By Melissa Repko
Source: The Dallas Morning News
Michael Smyth of the West Virginia University National Alternative Fuels Training Consortium drives a cut-away Toyota Prius from a trailer during set up for Earth Day Texas 2017 at Fair Park on Wednesday, April 19, 2017, in Dallas. (Smiley N. Pool/The Dallas Morning News)(Staff Photographer)
Each year, Earth Day Texas draws families, kids, and adults from around the Dallas-Fort Worth area to Fair Park. This year, event organizers are aiming for an additional audience: Investors.
For the first time, Earth Day is hosting a forum specifically geared toward family offices, high-net-worth individuals and foundations that may be interested in early-stage clean technology startups. The E-Capital Summit, an invitation-only event, will teach potential investors about the emerging areas of green and energy-efficient technology.
Earth Day organizers said they hope the forum persuades attendees to bet on the future of cleantech by investing in startups.
“Cleantech is the economy of the future, so if you’re not in it now, you’re going to be really sorry later,” said Matt Myers, vice president of business operations and strategy.
Myers said he would like attendees to understand the broad range of cleantech startups. That includes companies focused on wind, solar and hydropower, but it’s also ones that recycle water, make homes more energy-efficient or create transportation or parking apps.
The forum’s lineup includes J.B. Straubel, Tesla co-founder and chief technology officer; KR Sridhar, founder, and CEO of Bloom Energy, a California company that makes on-site power generation systems for clean energy; and former Gov. Rick Perry, who’s now energy secretary.
The idea for the new forum came from last year’s Earth Day Texas. An exhibit showcased about a dozen startups, and some of them got investments because of the connections they made.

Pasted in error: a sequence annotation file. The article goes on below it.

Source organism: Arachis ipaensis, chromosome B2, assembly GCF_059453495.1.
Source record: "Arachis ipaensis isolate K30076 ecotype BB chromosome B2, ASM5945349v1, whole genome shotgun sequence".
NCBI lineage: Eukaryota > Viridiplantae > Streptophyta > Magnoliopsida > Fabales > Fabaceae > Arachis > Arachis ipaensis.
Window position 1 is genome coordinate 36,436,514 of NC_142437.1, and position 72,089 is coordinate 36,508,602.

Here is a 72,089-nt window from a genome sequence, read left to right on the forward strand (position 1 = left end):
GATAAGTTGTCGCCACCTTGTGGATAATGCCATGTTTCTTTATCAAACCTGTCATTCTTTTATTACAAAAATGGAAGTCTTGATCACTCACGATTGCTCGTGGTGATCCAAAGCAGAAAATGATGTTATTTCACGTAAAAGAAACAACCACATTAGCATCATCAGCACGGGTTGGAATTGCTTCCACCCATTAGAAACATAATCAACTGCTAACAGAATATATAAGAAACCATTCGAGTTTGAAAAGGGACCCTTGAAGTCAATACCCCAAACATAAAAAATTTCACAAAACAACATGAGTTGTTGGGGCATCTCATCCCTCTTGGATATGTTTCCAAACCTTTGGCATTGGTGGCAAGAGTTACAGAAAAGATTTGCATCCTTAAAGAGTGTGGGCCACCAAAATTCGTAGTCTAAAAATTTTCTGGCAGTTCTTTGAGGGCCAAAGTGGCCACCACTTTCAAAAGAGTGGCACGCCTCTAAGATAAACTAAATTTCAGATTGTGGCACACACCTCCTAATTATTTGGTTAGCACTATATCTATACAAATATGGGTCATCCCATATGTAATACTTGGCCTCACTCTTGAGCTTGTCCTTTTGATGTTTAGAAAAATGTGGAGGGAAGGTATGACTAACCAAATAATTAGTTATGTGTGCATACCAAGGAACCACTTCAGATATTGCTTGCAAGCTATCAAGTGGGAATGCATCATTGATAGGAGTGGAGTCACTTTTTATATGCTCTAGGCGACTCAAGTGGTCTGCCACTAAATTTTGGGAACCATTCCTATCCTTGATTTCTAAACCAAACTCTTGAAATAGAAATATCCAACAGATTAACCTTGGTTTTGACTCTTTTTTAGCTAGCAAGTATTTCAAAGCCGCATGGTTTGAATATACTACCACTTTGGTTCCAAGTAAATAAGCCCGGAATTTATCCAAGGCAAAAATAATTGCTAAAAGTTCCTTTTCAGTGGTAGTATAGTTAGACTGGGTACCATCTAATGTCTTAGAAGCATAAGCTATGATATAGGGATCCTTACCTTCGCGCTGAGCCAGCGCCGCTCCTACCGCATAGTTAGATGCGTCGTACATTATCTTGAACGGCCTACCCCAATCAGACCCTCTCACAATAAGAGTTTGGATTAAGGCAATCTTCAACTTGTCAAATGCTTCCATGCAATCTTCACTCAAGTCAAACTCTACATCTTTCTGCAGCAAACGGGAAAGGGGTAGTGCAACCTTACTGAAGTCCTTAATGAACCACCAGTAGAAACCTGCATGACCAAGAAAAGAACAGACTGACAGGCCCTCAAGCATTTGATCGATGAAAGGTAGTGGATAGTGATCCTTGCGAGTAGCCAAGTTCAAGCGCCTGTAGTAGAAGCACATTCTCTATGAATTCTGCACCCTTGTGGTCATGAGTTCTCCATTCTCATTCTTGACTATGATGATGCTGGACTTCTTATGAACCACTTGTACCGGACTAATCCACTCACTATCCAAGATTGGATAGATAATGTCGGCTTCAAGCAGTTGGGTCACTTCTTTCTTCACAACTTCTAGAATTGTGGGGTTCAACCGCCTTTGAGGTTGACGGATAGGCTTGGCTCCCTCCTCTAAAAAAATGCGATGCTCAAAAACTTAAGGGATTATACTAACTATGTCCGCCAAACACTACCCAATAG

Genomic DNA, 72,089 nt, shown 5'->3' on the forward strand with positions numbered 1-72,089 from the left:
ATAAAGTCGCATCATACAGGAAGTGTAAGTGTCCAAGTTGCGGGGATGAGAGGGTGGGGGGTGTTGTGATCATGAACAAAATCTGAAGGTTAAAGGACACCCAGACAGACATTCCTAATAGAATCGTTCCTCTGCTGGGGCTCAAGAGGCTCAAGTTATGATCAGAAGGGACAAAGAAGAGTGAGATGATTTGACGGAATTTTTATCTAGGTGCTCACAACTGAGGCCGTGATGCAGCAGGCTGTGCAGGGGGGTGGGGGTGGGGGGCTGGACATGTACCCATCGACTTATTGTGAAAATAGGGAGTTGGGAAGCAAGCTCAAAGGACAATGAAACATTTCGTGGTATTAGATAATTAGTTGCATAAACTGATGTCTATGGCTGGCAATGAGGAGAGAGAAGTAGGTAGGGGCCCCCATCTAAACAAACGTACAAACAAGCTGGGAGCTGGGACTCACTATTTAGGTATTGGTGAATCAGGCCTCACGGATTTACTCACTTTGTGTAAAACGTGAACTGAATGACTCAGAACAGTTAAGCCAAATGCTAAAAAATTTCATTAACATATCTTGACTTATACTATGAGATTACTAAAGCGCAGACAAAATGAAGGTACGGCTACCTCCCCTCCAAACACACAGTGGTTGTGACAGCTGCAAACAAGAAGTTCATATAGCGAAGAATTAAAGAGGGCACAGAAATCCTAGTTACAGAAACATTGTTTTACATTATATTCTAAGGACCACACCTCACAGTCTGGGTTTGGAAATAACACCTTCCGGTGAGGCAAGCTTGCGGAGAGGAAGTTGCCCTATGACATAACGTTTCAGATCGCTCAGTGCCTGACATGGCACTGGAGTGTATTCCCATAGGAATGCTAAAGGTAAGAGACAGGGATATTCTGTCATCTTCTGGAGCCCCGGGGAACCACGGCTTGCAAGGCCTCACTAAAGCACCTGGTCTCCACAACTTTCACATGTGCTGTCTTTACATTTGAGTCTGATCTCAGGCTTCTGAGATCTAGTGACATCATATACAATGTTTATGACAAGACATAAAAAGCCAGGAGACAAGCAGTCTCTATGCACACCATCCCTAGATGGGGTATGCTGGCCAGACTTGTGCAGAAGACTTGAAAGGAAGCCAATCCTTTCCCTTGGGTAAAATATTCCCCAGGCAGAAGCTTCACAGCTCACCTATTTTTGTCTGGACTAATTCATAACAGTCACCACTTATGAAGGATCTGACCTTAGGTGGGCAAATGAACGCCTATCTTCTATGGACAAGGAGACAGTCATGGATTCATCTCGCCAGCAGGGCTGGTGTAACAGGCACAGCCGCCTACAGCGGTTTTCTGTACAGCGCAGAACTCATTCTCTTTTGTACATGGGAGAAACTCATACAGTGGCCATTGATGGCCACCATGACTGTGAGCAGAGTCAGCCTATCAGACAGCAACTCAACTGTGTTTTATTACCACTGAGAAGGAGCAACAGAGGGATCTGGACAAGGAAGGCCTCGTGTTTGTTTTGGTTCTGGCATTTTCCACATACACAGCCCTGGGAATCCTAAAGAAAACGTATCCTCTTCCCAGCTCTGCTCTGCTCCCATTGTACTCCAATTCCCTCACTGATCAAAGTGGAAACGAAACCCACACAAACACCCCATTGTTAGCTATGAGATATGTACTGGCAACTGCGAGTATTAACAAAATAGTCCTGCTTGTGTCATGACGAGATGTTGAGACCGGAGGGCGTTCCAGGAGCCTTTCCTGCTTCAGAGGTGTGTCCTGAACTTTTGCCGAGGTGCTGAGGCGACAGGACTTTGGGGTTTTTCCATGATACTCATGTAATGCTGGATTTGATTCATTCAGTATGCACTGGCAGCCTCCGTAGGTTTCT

“The light bulb went off, and I said, ‘Geez, why don’t we scale this,’” Myers said.
Myers said mission-driven investors in the private sector will play a crucial role in fighting the effects of climate change. He said those kinds of investors have patience and a sense of purpose, along with a focus on the bottom line.
Venture capital firms have lost enthusiasm for cleantech startups after initially funding a wave of them. Cleantech deals hit a peak in 2011 with 355 deals and about $4.7 billion of investment, according to PitchBook, a private financial market data platform. Since then, venture funding for cleantech has dropped off as some projects failed and others grew slower than predicted. Under President Donald Trump, the federal government also appears unlikely to ramp up investment in cleantech.
Instead of startups chasing buzzy trends like messaging apps or the sharing economy, Myers said he’d like more of them address the challenge of climate change.
Dallas startup Skyven Technologies is one of about 50 companies that will attend the summit. It makes solar panels with mirrors that reflect and concentrate sunlight and create heat that can be used by commercial and industrial facilities, such as running boilers that pasteurize milk in a dairy plant.
At last year’s Earth Day, Arun Gupta, Skyven’s founder, and CEO said he met numerous potential customers and some architecture firms that specialize in designing green buildings. This year, he would like to meet potential investors and strategic partners.
“Some of the family offices and high-net-worth individuals in this space can be hard to find because they don’t have press releases and stuff like that,” he said. “Forums like this mix people who want to talk to each other, but can’t always find each other.”